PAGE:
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Homeowners Equity Corporations (HECs)

An Economic Empowerment Tool for Solving the Foreclosure Crisis and Making Home Ownership Affordable

The Homeowners’ Equity Corporation (HEC) is a for-profit stock corporation that purchases foreclosed residential properties in a local community, and through a “lease-to-equity” arrangement enables homeowners facing foreclosure to: 1) remain in their residence, 2) pay off the market cost of the residence, 3) build up equity as shareholders of the HEC, and (4) take title to their residence or use the value of their shares to acquire another HEC-owned home.

While the HEC was first developed to address the threat of home foreclosure that continues to plague many people and the economy as a whole, it also offers a new approach to financing home ownership in general.

What Makes the HEC Different

The HEC allows citizens to escape from the worst form of credit (loans for consumer goods that don’t pay for themselves and are made to people who can’t repay the loans) to the best form of credit (loans to purchase capital assets that pay for themselves and that turn non-owners into owners of income-producing assets). The HEC is based on a new monetary and tax approach that promotes the financing of private sector capital formation in ways that create new owners of that growth and thereby spread purchasing power throughout the economy.

One of the key characteristics of the Homeowners’ Equity Corporation is that it minimizes risks of the resident-shareholder foreclosing on the home mortgage by acting as a form of capital credit “insurance,” through pooling of risk. There will always be a certain percentage of homes that are unoccupied for a time, but the shareholder’s equity will be based on a HEC’s value per share, based in turn on the aggregate value of all homes owned by a HEC, not the value of the home occupied. Also, a HEC’s value per share will depend in part on the occupancy rate of all homes, as will the payments on the loans used by the HEC to acquire the homes. It is obviously much easier to make payments on 100 houses, of which 90 are occupied and generating rent payments, than on a single house with no rent payments coming in.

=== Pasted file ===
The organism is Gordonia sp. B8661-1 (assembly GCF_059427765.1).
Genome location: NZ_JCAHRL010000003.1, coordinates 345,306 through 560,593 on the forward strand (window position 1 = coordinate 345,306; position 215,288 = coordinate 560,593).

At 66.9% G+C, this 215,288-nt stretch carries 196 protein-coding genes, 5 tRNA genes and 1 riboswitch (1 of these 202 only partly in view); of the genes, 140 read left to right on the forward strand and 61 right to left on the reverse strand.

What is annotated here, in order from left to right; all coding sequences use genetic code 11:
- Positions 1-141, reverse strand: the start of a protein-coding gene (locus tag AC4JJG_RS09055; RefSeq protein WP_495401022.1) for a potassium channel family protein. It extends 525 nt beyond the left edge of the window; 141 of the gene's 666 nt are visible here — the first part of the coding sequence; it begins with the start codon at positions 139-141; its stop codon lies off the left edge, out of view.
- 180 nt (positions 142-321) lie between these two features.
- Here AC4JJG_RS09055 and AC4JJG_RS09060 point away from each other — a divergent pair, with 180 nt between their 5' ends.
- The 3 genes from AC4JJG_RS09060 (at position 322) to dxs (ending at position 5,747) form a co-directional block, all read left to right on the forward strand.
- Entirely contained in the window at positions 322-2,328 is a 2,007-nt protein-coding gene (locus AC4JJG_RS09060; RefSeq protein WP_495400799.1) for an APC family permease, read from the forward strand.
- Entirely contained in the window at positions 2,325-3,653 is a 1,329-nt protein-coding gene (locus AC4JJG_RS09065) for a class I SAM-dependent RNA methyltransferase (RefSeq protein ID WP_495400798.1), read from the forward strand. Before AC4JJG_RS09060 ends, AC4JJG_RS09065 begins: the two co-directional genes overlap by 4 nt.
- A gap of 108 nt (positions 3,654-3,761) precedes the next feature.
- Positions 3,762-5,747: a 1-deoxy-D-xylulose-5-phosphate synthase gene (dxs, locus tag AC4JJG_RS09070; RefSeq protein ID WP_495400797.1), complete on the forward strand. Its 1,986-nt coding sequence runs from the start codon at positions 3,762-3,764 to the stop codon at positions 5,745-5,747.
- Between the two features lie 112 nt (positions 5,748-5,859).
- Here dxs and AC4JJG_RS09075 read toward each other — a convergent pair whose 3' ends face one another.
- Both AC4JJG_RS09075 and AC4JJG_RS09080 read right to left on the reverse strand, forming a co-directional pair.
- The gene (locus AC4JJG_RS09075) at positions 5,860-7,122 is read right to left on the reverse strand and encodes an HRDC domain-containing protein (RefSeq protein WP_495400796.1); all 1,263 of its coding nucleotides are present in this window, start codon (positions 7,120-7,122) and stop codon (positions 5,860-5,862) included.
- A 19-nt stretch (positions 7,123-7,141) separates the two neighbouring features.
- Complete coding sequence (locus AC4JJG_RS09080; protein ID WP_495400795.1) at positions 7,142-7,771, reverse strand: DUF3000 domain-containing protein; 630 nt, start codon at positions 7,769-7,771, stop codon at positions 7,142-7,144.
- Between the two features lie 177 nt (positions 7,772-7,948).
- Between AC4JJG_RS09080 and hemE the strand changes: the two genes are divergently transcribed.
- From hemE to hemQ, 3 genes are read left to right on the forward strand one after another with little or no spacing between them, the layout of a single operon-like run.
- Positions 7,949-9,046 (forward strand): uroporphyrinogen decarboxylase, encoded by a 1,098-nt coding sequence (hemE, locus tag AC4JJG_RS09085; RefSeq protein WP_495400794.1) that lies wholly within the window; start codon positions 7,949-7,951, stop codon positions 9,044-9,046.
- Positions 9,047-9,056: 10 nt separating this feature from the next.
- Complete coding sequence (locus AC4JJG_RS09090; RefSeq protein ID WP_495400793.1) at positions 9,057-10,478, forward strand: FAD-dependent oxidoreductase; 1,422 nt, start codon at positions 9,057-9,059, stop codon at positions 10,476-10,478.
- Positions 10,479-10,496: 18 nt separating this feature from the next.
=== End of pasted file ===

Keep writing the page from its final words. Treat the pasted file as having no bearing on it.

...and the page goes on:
The HEC also provides a means for those who cannot afford monthly lease payments on their home, to participate in the lease-to-equity program. Vouchers linked to need (for a specified amount of time) could be provided. For example, 25% of a HEC resident-shareholder’s income would go to cover housing leases. The amount of the voucher to supplement this would be the difference between the homeowner’s total income and the monthly lease payments. To protect against people playing the system, there would need to be a limit on how much of a voucher someone could receive and for how long they could receive a voucher to remain in a particular residence owned by the HEC.

It should also be noted that the purpose of the HEC is not to turn a home into an investment for making money off price appreciation of the home. Rather it is intended to make this essential consumer item accessible and affordable to many more people.

Advantages of the Homeowners’ Equity Corporation

For the resident-shareholder: For the resident-shareholder:

    • Protects homeowners from losing their primary residence because of a bad loan.
    • Saves homes of people in foreclosure, in danger of foreclosure, or who have given a deed in lieu of foreclosure.
    • Allows tax deductibility of both principal and interest payments on acquisition loans at the corporate level.
    • Allows tax deductibility of dividend payments (actually rebates of rent payments in excess of the company’s needs).
    • Allows the former owners of houses that have been foreclosed to acquire full voting, full dividend payout shares in a Homeowners’ Equity Corporation that holds title to their homes.
    • Makes it much easier for homeowners to “sell” their homes by cashing in their equity shares. It is up to the Homeowners’ Equity Corporation to find a new tenant, not the resident’s problem to find a buyer.
    • If the homeowners so choose, once they have paid off the total loan amount they can trade in their HEC shares and take title to the property where they’re living.
    • The HEC could provide upkeep services (similar to a condominium association) to homeowners in the HEC, allowing for economies of scale to bring down the cost of yard maintenance and home repair.

For the lender: For the lender:

    • Allows lenders to recoup a greater percentage of their bad loans.
    • Allows lenders to sell foreclosed properties at market value.
    • Spreads risk among many homebuyers and reduces insurance premiums.

For the local community: For the local community:

    • Creates a more stable housing market less subject to speculative fluctuations.
    • Allows additional planned development with the full consent of residents, providing affordable housing and a more livable environment.
    • There will be a group of resident-shareholders focused on maintaining the value of all the properties owned by the corporation; setting quality controls.


For more information on Homeowners Equity Corporations (HECs), see:

11/25/13, updated 05/30/24